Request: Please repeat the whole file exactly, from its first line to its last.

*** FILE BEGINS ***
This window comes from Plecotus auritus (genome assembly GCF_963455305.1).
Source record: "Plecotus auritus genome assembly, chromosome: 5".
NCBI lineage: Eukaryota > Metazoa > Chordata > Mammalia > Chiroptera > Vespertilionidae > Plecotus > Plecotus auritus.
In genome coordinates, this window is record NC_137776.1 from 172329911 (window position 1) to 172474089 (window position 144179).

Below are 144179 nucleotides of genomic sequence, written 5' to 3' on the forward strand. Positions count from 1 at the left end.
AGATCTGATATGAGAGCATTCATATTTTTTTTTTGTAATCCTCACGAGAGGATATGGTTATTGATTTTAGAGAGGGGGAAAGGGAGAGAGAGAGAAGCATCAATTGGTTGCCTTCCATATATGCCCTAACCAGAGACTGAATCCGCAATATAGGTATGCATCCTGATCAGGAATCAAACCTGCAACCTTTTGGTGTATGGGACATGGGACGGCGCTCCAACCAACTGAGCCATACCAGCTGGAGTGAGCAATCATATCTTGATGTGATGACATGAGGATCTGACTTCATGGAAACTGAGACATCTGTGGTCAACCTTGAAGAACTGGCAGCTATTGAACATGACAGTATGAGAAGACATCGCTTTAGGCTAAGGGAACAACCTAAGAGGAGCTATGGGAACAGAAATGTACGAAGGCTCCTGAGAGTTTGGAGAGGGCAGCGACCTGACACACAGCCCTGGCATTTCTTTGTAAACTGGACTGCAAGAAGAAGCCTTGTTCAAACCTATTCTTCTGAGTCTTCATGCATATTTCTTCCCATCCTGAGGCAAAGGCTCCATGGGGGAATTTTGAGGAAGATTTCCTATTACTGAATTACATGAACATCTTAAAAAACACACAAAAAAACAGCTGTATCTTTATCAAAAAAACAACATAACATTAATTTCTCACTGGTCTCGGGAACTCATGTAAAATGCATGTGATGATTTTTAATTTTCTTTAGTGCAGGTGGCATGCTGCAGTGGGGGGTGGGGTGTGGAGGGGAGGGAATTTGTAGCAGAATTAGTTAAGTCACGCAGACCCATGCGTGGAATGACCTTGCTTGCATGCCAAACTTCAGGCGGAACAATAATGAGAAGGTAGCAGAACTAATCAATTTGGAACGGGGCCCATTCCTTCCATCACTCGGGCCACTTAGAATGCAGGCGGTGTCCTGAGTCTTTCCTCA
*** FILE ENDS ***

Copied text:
This window comes from Plecotus auritus (genome assembly GCF_963455305.1).
Source record: "Plecotus auritus genome assembly, chromosome: 5".
NCBI lineage: Eukaryota > Metazoa > Chordata > Mammalia > Chiroptera > Vespertilionidae > Plecotus > Plecotus auritus.
In genome coordinates, this window is record NC_137776.1 from 172329911 (window position 1) to 172474089 (window position 144179).

Below are 144179 nucleotides of genomic sequence, written 5' to 3' on the forward strand. Positions count from 1 at the left end.
AGATCTGATATGAGAGCATTCATATTTTTTTTTTGTAATCCTCACGAGAGGATATGGTTATTGATTTTAGAGAGGGGGAAAGGGAGAGAGAGAGAAGCATCAATTGGTTGCCTTCCATATATGCCCTAACCAGAGACTGAATCCGCAATATAGGTATGCATCCTGATCAGGAATCAAACCTGCAACCTTTTGGTGTATGGGACATGGGACGGCGCTCCAACCAACTGAGCCATACCAGCTGGAGTGAGCAATCATATCTTGATGTGATGACATGAGGATCTGACTTCATGGAAACTGAGACATCTGTGGTCAACCTTGAAGAACTGGCAGCTATTGAACATGACAGTATGAGAAGACATCGCTTTAGGCTAAGGGAACAACCTAAGAGGAGCTATGGGAACAGAAATGTACGAAGGCTCCTGAGAGTTTGGAGAGGGCAGCGACCTGACACACAGCCCTGGCATTTCTTTGTAAACTGGACTGCAAGAAGAAGCCTTGTTCAAACCTATTCTTCTGAGTCTTCATGCATATTTCTTCCCATCCTGAGGCAAAGGCTCCATGGGGGAATTTTGAGGAAGATTTCCTATTACTGAATTACATGAACATCTTAAAAAACACACAAAAAAACAGCTGTATCTTTATCAAAAAAACAACATAACATTAATTTCTCACTGGTCTCGGGAACTCATGTAAAATGCATGTGATGATTTTTAATTTTCTTTAGTGCAGGTGGCATGCTGCAGTGGGGGGTGGGGTGTGGAGGGGAGGGAATTTGTAGCAGAATTAGTTAAGTCACGCAGACCCATGCGTGGAATGACCTTGCTTGCATGCCAAACTTCAGGCGGAACAATAATGAGAAGGTAGCAGAACTAATCAATTTGGAACGGGGCCCATTCCTTCCATCACTCGGGCCACTTAGAATGCAGGCGGTGTCCTGAGTCTTTCCTCA